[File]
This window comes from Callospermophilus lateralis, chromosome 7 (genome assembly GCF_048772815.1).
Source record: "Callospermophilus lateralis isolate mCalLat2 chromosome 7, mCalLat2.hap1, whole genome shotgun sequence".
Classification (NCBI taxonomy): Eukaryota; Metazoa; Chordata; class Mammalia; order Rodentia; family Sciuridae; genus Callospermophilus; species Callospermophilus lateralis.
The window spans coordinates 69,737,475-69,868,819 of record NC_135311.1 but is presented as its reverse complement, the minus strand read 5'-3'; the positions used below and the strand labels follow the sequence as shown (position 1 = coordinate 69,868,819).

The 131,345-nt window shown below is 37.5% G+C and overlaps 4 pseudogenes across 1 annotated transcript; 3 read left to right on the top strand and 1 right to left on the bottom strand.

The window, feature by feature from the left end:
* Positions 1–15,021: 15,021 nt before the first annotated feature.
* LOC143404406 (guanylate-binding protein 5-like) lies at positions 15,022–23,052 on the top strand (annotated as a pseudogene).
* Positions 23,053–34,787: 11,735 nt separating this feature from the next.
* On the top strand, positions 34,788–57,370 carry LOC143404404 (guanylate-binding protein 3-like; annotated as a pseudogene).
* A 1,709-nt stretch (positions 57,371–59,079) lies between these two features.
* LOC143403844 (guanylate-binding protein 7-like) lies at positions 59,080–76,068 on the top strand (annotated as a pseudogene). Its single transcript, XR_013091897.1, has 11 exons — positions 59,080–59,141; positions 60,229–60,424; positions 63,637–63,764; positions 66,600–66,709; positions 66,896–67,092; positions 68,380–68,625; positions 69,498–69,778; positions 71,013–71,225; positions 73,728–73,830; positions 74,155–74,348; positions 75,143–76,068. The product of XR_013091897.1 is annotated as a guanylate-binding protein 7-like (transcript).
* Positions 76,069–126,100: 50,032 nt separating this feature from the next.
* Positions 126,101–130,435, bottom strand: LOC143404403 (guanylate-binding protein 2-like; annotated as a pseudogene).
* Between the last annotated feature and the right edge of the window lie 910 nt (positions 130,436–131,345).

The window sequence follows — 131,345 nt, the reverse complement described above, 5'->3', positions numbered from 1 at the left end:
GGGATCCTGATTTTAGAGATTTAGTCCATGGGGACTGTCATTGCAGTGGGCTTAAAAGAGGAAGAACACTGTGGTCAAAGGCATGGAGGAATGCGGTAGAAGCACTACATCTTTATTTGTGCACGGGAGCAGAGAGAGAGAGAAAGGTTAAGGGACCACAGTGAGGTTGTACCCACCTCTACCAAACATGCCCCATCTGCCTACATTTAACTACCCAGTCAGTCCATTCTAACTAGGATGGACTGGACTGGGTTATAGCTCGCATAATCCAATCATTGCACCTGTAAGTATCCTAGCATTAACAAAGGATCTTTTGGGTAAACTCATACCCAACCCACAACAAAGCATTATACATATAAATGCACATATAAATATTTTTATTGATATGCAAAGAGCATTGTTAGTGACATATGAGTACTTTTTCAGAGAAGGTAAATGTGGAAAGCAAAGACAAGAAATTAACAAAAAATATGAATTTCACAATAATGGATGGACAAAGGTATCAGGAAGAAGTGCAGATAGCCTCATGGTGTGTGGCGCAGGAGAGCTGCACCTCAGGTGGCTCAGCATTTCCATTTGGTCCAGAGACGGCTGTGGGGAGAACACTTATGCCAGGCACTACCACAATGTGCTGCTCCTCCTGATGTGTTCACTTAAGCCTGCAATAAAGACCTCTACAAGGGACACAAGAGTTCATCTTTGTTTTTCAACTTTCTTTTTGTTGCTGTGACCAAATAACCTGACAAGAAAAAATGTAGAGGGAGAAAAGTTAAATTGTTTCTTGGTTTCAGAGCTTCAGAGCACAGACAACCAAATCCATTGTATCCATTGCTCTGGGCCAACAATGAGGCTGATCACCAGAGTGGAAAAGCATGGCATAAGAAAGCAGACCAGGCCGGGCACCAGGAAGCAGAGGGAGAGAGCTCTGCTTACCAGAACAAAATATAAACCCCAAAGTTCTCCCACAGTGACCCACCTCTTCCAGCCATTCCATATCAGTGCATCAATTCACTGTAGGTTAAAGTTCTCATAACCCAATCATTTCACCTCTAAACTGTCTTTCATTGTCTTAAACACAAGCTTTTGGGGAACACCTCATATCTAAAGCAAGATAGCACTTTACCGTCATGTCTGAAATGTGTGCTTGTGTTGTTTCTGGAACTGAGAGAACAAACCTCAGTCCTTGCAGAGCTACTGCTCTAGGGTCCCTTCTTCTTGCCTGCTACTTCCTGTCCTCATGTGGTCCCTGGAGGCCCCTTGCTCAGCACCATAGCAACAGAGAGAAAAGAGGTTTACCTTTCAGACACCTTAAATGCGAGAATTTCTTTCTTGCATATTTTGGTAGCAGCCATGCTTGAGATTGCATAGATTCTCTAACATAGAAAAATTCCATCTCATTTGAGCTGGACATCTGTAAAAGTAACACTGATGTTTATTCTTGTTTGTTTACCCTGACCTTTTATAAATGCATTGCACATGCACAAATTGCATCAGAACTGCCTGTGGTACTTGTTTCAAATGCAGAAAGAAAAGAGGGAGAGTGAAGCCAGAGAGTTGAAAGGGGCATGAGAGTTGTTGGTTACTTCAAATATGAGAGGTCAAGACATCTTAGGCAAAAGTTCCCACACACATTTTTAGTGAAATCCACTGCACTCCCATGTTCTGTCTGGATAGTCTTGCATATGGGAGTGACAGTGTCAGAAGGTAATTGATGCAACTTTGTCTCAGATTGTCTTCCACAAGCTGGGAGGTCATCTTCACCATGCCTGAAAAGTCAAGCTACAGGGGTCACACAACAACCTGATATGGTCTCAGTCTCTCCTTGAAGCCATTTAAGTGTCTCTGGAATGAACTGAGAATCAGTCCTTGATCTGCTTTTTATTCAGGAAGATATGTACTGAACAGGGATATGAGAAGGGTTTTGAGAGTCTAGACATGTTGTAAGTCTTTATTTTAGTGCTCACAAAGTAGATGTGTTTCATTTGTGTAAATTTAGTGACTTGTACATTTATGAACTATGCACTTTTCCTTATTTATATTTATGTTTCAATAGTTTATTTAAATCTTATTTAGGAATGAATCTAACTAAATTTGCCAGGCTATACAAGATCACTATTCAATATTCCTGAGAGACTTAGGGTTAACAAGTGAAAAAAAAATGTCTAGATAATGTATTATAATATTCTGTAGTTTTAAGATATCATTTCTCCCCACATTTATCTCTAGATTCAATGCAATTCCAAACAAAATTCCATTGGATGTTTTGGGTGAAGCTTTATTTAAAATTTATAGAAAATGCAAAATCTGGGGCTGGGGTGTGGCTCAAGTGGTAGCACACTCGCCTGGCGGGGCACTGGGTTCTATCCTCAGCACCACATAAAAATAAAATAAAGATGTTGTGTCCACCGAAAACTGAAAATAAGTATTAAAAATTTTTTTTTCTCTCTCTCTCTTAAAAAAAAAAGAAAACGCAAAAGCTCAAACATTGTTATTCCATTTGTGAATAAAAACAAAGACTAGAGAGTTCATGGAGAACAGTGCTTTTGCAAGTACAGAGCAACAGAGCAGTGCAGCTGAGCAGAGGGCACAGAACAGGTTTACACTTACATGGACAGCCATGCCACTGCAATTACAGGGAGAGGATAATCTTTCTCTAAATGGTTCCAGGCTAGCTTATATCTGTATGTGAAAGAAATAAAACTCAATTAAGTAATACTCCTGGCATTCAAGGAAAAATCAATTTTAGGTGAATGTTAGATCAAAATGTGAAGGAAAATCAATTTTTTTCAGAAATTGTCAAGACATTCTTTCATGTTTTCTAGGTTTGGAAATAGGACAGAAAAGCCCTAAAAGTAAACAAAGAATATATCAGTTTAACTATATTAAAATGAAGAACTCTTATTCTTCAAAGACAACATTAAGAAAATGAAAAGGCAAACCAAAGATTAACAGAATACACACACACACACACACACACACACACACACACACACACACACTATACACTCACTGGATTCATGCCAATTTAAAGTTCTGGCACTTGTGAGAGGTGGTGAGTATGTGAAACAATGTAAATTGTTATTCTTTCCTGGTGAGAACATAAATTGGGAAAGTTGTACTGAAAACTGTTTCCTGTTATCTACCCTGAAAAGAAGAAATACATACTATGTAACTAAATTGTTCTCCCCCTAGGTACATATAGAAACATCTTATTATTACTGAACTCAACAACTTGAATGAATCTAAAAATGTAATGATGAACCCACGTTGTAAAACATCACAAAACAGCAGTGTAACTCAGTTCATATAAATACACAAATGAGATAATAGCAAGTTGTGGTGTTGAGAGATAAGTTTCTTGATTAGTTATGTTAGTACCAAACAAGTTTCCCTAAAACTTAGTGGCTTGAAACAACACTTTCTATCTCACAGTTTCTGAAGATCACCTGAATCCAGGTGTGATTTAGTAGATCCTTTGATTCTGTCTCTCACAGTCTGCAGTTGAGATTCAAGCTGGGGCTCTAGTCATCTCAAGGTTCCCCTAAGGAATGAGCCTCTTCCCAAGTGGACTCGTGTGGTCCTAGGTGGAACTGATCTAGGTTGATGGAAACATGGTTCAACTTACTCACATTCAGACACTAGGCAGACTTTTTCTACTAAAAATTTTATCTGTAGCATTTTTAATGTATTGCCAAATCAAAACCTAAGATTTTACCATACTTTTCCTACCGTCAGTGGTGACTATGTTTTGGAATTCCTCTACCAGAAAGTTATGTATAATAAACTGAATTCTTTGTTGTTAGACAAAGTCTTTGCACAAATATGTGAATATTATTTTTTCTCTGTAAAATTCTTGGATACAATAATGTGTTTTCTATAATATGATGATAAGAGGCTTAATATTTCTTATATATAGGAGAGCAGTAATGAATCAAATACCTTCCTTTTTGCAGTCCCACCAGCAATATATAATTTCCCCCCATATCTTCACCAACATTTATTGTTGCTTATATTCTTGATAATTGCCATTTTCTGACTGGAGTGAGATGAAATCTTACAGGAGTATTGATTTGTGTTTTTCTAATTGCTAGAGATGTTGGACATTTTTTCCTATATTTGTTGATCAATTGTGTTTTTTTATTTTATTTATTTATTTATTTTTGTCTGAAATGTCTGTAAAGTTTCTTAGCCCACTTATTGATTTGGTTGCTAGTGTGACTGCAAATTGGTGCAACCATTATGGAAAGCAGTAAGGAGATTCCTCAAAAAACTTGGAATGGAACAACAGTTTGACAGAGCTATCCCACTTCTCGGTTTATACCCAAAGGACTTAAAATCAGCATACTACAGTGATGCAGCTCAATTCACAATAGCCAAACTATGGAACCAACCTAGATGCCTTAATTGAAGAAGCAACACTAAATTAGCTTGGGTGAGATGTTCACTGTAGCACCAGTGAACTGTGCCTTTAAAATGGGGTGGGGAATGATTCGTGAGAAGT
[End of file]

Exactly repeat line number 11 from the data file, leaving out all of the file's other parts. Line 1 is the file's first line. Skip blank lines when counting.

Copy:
* A 1,709-nt stretch (positions 57,371–59,079) lies between these two features.